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Not only does the objective of climate-forming factors research imply the direct study of their dynamics and spatiotemporal distribution, but also the study of their interaction with other radiation-active components. Atmospheric aerosol and phytoplankton are among these components. Aerosol direct influence on the condition of photosynthesizing systems of the Far Eastern seas was studied in the work of [Bukin, Shmirko], who indicate that after aerosol emission into the ocean upper layer, there occurs a dramatic rise in chlorophyll-A concentration. Meanwhile, research of phytoplankton contribution into aerosol field formation processes presents considerable difficulties, as the way this influence is carried out is still not entirely clear. There is a hypothesis stating that in the course of their life activity phytoplankton cells produce dimethylsulphide which acts as condensation nuclei and must lead to formation of near-surface aerosol (mists, oceanic haze). One of the goals of the expedition around the Sea of Okhotsk and the Sea of Japan, carried out from August 3 till September 2, was an attempt of proving or disproving the presence of an inverse relationship between aerosol fields and phytoplankton communities via alternative methods. Thus, regular measurements of biooptical parameters of sea water and optical atmospheric parameters (boundary layer height, average extinction coefficient for the atmospheric boundary layer) were taken aboard the ship. Kashevarov Bank and Krusenstern Bank dramatically stand out among all the data obtained. It is there that abrupt changes of chlorophyll-A concentration, planetary boundary level height, and extinction coefficient were observed. Kashevarov Bank and Krusenstern Bank are underwater banks with their tops being 100–150 meters below the water surface. Despite their different geographic position and climatic conditions, areas of thick fog, and chlorophyll-A high concentration on boundaries were observed on both banks. This makes Kashevarov Bank and Krusenstern Bank a suitable area for testing a possible link between phytoplankton and atmospheric aerosol.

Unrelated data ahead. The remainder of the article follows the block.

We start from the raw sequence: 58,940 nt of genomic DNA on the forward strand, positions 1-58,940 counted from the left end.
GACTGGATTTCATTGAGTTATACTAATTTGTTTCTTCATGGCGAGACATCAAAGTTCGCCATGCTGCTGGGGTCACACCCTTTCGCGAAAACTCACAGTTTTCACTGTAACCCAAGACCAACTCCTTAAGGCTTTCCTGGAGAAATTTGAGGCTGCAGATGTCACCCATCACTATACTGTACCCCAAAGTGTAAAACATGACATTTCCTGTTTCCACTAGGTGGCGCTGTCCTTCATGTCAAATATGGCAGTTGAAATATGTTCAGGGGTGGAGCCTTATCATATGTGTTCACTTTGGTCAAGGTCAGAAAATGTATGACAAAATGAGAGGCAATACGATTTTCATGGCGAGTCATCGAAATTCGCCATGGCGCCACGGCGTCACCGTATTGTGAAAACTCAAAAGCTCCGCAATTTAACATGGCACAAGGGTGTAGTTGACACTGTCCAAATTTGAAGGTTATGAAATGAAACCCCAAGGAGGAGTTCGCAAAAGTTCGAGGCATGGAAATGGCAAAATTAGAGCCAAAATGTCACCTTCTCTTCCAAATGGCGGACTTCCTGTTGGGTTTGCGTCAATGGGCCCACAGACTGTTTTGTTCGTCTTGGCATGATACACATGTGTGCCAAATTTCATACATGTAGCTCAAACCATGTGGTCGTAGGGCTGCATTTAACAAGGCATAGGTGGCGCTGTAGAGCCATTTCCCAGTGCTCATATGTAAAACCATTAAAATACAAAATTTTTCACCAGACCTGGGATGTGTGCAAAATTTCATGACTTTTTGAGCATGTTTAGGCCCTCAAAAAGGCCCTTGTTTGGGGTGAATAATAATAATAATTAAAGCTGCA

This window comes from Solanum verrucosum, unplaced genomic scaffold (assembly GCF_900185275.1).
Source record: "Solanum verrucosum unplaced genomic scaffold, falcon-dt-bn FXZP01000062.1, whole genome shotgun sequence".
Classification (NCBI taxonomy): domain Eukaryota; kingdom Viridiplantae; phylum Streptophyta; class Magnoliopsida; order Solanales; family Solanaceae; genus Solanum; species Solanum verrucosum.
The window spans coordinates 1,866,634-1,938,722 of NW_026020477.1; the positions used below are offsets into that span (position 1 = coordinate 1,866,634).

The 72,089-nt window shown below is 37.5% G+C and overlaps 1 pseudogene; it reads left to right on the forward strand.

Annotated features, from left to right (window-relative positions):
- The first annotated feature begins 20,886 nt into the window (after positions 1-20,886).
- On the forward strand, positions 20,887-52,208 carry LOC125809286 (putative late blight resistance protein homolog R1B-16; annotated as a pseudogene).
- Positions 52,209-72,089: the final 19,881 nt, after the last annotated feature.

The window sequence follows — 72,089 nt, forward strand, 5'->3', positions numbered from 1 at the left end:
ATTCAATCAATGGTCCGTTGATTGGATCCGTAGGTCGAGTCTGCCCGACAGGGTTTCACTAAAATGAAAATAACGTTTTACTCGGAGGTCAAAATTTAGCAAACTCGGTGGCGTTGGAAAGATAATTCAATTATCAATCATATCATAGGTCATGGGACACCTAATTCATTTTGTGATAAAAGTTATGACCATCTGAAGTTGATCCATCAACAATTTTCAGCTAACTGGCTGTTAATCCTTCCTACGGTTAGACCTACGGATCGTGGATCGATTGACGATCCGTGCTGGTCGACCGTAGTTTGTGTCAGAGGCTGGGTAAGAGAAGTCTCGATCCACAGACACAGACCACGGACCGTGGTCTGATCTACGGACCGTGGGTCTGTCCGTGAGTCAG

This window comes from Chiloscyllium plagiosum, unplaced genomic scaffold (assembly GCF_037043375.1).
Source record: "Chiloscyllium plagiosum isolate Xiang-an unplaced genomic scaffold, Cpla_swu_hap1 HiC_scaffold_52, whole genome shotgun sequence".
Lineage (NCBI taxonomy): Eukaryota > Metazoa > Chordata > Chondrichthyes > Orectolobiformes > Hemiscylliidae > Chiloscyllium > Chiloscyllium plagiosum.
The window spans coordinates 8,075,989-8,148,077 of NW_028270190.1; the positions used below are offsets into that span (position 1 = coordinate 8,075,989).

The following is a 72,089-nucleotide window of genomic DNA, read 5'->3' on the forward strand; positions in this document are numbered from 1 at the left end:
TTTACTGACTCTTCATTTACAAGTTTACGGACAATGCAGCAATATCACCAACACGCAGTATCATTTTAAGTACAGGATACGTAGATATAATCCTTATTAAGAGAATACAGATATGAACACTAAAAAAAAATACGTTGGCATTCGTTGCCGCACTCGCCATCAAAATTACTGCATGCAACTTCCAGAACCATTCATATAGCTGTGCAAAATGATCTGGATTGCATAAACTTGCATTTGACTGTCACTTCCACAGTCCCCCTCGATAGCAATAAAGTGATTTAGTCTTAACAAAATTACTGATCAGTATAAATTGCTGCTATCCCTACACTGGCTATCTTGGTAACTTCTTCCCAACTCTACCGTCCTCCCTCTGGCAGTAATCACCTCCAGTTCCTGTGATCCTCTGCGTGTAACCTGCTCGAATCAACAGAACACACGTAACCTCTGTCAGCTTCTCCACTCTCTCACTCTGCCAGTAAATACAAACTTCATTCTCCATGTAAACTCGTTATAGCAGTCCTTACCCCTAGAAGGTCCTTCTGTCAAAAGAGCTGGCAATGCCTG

Document Type: Research Article
Publication date: January 1, 2011
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Atmosphere Aerosol, Phytoplankton and its Influence on Climate Forming in the Pacific Ocean: Measurement New Methods Atmosphere Aerosol, Phytoplankton and its Influence on Climate Forming in the Pacific Ocean: Measurement New Methods is a collection of new articles by young academics, students and PhD students who participated in the 1st International Sailing Conference of Climate Forcing, held on the board the Sailing Training Ship Nadezhda in the Sea of Japan and the Okhtosk Sea in August 2010. The collection presents a vivid overview of current problems in the research fields of atmosphere aerosol, phytoplankton communities, volcanic activities and hydroacoastics in order to investigate climate change's influence on phytoplankton communities. This collection of articles will be of interest to researchers and specialists in the fields of atmosphere and ocean monitoring, and climate forcing.